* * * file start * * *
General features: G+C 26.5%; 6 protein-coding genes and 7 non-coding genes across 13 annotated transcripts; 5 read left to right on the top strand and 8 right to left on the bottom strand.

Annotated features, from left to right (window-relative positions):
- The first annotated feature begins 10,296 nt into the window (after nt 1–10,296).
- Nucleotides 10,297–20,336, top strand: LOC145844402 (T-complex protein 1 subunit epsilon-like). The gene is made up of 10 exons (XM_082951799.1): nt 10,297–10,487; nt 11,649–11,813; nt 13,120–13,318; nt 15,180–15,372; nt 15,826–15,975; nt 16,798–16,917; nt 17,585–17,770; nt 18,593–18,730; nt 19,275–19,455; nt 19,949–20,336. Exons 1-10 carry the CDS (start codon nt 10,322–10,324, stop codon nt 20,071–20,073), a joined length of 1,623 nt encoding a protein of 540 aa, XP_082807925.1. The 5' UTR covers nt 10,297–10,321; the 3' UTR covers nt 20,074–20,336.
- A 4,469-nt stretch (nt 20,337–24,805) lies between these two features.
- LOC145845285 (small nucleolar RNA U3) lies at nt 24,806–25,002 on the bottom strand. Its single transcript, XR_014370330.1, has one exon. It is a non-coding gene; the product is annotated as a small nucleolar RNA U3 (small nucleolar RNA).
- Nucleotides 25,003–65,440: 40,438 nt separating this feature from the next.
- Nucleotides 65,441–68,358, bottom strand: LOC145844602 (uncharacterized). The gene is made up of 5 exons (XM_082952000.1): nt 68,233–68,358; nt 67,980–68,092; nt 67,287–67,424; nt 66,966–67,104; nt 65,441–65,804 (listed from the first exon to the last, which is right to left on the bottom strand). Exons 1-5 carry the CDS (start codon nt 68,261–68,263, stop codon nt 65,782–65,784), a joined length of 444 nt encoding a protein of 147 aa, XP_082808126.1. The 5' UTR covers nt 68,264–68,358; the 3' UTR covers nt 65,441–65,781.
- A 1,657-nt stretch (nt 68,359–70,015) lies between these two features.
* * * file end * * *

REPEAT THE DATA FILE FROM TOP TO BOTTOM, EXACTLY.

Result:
General features: G+C 26.5%; 6 protein-coding genes and 7 non-coding genes across 13 annotated transcripts; 5 read left to right on the top strand and 8 right to left on the bottom strand.

Annotated features, from left to right (window-relative positions):
- The first annotated feature begins 10,296 nt into the window (after nt 1–10,296).
- Nucleotides 10,297–20,336, top strand: LOC145844402 (T-complex protein 1 subunit epsilon-like). The gene is made up of 10 exons (XM_082951799.1): nt 10,297–10,487; nt 11,649–11,813; nt 13,120–13,318; nt 15,180–15,372; nt 15,826–15,975; nt 16,798–16,917; nt 17,585–17,770; nt 18,593–18,730; nt 19,275–19,455; nt 19,949–20,336. Exons 1-10 carry the CDS (start codon nt 10,322–10,324, stop codon nt 20,071–20,073), a joined length of 1,623 nt encoding a protein of 540 aa, XP_082807925.1. The 5' UTR covers nt 10,297–10,321; the 3' UTR covers nt 20,074–20,336.
- A 4,469-nt stretch (nt 20,337–24,805) lies between these two features.
- LOC145845285 (small nucleolar RNA U3) lies at nt 24,806–25,002 on the bottom strand. Its single transcript, XR_014370330.1, has one exon. It is a non-coding gene; the product is annotated as a small nucleolar RNA U3 (small nucleolar RNA).
- Nucleotides 25,003–65,440: 40,438 nt separating this feature from the next.
- Nucleotides 65,441–68,358, bottom strand: LOC145844602 (uncharacterized). The gene is made up of 5 exons (XM_082952000.1): nt 68,233–68,358; nt 67,980–68,092; nt 67,287–67,424; nt 66,966–67,104; nt 65,441–65,804 (listed from the first exon to the last, which is right to left on the bottom strand). Exons 1-5 carry the CDS (start codon nt 68,261–68,263, stop codon nt 65,782–65,784), a joined length of 444 nt encoding a protein of 147 aa, XP_082808126.1. The 5' UTR covers nt 68,264–68,358; the 3' UTR covers nt 65,441–65,781.
- A 1,657-nt stretch (nt 68,359–70,015) lies between these two features.